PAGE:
Support for SIBA members

A dedicated resource for SIBA members whose finances are under pressure in lockdown.

At PKF GM we help business owners and management teams navigate periods of financial stress. We’re also a long-standing supplier associate member of SIBA (the Society of Independent Brewers).

In response to the third Government lockdown we have created this dedicated web resource for SIBA members who, like many in the hospitality sector, are feeling the financial strain.

On this page you’ll find advice and links to further information on:

We know the huge stress which cash flow problems can cause. The sooner you act to address them, the better the chance your business can be saved. Don’t leave it too late.

Trusted, experienced advisors

Contact our experts to find out how we can support your business

Warning Signs

If any of the below apply to your business you should speak to a restructuring professional for advice on how you can prevent matters from escalating.

  1. Can’t pay wages / salaries. This is the acid test.
  2. Can’t afford to make redundancies.
  3. At your overdraft limit and your bank refuses to extend it.
  4. Key suppliers have placed you on “stop” until you reduce your debt with them.
  5. Receiving threatening letters from debt collectors / solicitors on behalf of creditors.
  6. Receiving County Court summons and judgements.
  7. Being threatened with statutory demands and / or a winding-up petition.
  8. Unable to pay the rent and Landlord threatening enforcement proceedings.
  9. HMRC pursuing outstanding taxes.

Fortunately, a huge amount of help and support is available.

Lonely at the Top

Life as an entrepreneur or company director is lonely at the best of times, and breweries have been hit harder than most by COVID. Managing mental wellbeing and seeking help and advice – personally and professionally – is really important.

Managing Cash Flow Pressure

1. Access Government support

As a first step, we recommend you make maximum use of all the financial support on offer from government and local authorities. Details of these schemes are on SIBA’s website, here.

Most notably they include the Coronavirus Job Retention Scheme (furlough) (“CJRS”), the improved Self-Employment Income Support Scheme (“SEISS”) and local support grants. The application window for the Bounce Back Loan and Coronavirus Business Interruption Loan (CBILS) has also been extended, so these will remain available until at least the end of March.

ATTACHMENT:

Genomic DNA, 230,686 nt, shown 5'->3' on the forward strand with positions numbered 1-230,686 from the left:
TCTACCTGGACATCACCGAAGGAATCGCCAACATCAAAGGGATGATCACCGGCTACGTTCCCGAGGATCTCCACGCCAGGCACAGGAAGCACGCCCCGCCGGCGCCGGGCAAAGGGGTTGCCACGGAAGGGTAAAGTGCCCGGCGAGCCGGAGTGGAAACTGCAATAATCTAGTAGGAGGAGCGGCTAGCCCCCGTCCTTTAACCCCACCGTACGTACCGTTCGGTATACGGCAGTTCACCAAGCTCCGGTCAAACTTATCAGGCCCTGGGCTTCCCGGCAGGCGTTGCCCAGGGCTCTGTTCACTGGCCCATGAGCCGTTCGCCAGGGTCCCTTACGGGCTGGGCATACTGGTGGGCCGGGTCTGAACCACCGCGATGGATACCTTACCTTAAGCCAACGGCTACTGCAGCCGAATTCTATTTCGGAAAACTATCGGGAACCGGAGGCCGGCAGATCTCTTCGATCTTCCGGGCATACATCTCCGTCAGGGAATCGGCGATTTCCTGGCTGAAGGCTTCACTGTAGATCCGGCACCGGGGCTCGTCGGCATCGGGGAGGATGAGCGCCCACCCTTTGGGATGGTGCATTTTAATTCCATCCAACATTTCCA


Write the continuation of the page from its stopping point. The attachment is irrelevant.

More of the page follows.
SIBA and others continue to press for more government support, so review this resource regularly to keep up-to-date with national and local developments.

2. Talk to your creditors

If invoices or other commitments are likely to become overdue / unpaid for an extended period of time, we strongly encourage making direct contact with suppliers, landlords and HMRC asking for patience and support. Our experience is that this is almost always a better approach than avoiding contact with creditors, however attractive this may be in the short term. There is more advice on negotiations with creditors here.

If a supplier is refusing to supply further goods or services without a contribution to reduce your account, alternative suppliers may be willing to give additional credit, but be very careful of taking on new credit without a realistic prospect of being able to repay it.

We also appreciate that some suppliers will not be able to extend such forbearance forever, but the government has introduced temporary legislation restricting the use of statutory demands and winding up petitions as a debt enforcement measure. Landlords have restricted powers to enforce payment of outstanding rent and HMRC are allowing payment of various taxes to be deferred for considerable periods.  Indeed, Time to Pay arrangements in respect of tax arrears appear to be being actively encouraged by HMRC.